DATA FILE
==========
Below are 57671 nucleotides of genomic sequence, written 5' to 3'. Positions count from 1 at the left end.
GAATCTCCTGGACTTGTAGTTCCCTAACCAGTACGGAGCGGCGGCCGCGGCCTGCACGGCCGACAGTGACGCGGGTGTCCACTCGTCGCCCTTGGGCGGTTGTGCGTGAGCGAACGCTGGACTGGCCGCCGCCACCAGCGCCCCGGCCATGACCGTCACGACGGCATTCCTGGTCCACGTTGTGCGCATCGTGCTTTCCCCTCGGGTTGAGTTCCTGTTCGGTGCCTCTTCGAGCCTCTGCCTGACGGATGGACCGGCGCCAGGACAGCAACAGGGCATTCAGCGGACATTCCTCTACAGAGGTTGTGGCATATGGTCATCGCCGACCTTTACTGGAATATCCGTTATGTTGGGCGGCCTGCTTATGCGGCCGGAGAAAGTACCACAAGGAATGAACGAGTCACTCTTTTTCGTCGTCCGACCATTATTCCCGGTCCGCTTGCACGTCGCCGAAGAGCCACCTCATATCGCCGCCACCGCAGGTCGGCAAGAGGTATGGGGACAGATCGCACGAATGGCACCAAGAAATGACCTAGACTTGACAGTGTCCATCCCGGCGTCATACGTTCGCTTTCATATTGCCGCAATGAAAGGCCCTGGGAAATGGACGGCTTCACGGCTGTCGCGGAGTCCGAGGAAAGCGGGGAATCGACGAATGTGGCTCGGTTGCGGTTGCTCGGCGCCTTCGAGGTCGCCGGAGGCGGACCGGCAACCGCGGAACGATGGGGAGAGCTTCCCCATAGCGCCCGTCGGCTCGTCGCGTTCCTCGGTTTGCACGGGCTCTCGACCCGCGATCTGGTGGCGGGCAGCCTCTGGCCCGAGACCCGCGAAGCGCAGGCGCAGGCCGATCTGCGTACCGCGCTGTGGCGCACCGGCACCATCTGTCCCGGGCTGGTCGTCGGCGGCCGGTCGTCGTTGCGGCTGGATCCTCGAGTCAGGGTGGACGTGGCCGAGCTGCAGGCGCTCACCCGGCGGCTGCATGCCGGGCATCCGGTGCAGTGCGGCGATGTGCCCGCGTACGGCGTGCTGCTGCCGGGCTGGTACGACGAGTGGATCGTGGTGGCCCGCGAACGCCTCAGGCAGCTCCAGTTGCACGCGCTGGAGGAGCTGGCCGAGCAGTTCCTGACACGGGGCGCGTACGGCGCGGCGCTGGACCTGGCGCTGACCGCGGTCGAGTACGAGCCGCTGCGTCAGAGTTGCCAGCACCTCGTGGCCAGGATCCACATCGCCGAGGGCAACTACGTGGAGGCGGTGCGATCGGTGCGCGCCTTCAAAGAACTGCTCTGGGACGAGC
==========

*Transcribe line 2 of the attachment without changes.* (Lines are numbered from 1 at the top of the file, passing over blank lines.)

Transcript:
GAATCTCCTGGACTTGTAGTTCCCTAACCAGTACGGAGCGGCGGCCGCGGCCTGCACGGCCGACAGTGACGCGGGTGTCCACTCGTCGCCCTTGGGCGGTTGTGCGTGAGCGAACGCTGGACTGGCCGCCGCCACCAGCGCCCCGGCCATGACCGTCACGACGGCATTCCTGGTCCACGTTGTGCGCATCGTGCTTTCCCCTCGGGTTGAGTTCCTGTTCGGTGCCTCTTCGAGCCTCTGCCTGACGGATGGACCGGCGCCAGGACAGCAACAGGGCATTCAGCGGACATTCCTCTACAGAGGTTGTGGCATATGGTCATCGCCGACCTTTACTGGAATATCCGTTATGTTGGGCGGCCTGCTTATGCGGCCGGAGAAAGTACCACAAGGAATGAACGAGTCACTCTTTTTCGTCGTCCGACCATTATTCCCGGTCCGCTTGCACGTCGCCGAAGAGCCACCTCATATCGCCGCCACCGCAGGTCGGCAAGAGGTATGGGGACAGATCGCACGAATGGCACCAAGAAATGACCTAGACTTGACAGTGTCCATCCCGGCGTCATACGTTCGCTTTCATATTGCCGCAATGAAAGGCCCTGGGAAATGGACGGCTTCACGGCTGTCGCGGAGTCCGAGGAAAGCGGGGAATCGACGAATGTGGCTCGGTTGCGGTTGCTCGGCGCCTTCGAGGTCGCCGGAGGCGGACCGGCAACCGCGGAACGATGGGGAGAGCTTCCCCATAGCGCCCGTCGGCTCGTCGCGTTCCTCGGTTTGCACGGGCTCTCGACCCGCGATCTGGTGGCGGGCAGCCTCTGGCCCGAGACCCGCGAAGCGCAGGCGCAGGCCGATCTGCGTACCGCGCTGTGGCGCACCGGCACCATCTGTCCCGGGCTGGTCGTCGGCGGCCGGTCGTCGTTGCGGCTGGATCCTCGAGTCAGGGTGGACGTGGCCGAGCTGCAGGCGCTCACCCGGCGGCTGCATGCCGGGCATCCGGTGCAGTGCGGCGATGTGCCCGCGTACGGCGTGCTGCTGCCGGGCTGGTACGACGAGTGGATCGTGGTGGCCCGCGAACGCCTCAGGCAGCTCCAGTTGCACGCGCTGGAGGAGCTGGCCGAGCAGTTCCTGACACGGGGCGCGTACGGCGCGGCGCTGGACCTGGCGCTGACCGCGGTCGAGTACGAGCCGCTGCGTCAGAGTTGCCAGCACCTCGTGGCCAGGATCCACATCGCCGAGGGCAACTACGTGGAGGCGGTGCGATCGGTGCGCGCCTTCAAAGAACTGCTCTGGGACGAGC